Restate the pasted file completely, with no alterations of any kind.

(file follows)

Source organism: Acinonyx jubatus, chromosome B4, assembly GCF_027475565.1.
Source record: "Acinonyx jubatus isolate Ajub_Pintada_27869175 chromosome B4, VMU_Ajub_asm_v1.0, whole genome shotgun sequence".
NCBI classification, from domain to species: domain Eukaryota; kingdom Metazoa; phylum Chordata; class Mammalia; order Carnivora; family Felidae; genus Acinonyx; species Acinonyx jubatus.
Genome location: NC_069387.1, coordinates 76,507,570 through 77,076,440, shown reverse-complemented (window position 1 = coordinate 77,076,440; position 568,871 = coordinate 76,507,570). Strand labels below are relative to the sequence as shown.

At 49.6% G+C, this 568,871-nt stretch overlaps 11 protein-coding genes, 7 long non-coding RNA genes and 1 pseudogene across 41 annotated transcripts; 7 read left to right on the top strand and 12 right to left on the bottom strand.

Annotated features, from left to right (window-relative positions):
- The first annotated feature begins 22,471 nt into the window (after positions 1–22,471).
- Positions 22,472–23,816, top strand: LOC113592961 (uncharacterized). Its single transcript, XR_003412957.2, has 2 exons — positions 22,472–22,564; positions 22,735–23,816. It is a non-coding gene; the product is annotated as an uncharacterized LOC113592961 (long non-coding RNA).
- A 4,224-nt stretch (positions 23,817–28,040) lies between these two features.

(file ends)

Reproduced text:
Source organism: Acinonyx jubatus, chromosome B4, assembly GCF_027475565.1.
Source record: "Acinonyx jubatus isolate Ajub_Pintada_27869175 chromosome B4, VMU_Ajub_asm_v1.0, whole genome shotgun sequence".
NCBI classification, from domain to species: domain Eukaryota; kingdom Metazoa; phylum Chordata; class Mammalia; order Carnivora; family Felidae; genus Acinonyx; species Acinonyx jubatus.
Genome location: NC_069387.1, coordinates 76,507,570 through 77,076,440, shown reverse-complemented (window position 1 = coordinate 77,076,440; position 568,871 = coordinate 76,507,570). Strand labels below are relative to the sequence as shown.

At 49.6% G+C, this 568,871-nt stretch overlaps 11 protein-coding genes, 7 long non-coding RNA genes and 1 pseudogene across 41 annotated transcripts; 7 read left to right on the top strand and 12 right to left on the bottom strand.

Annotated features, from left to right (window-relative positions):
- The first annotated feature begins 22,471 nt into the window (after positions 1–22,471).
- Positions 22,472–23,816, top strand: LOC113592961 (uncharacterized). Its single transcript, XR_003412957.2, has 2 exons — positions 22,472–22,564; positions 22,735–23,816. It is a non-coding gene; the product is annotated as an uncharacterized LOC113592961 (long non-coding RNA).
- A 4,224-nt stretch (positions 23,817–28,040) lies between these two features.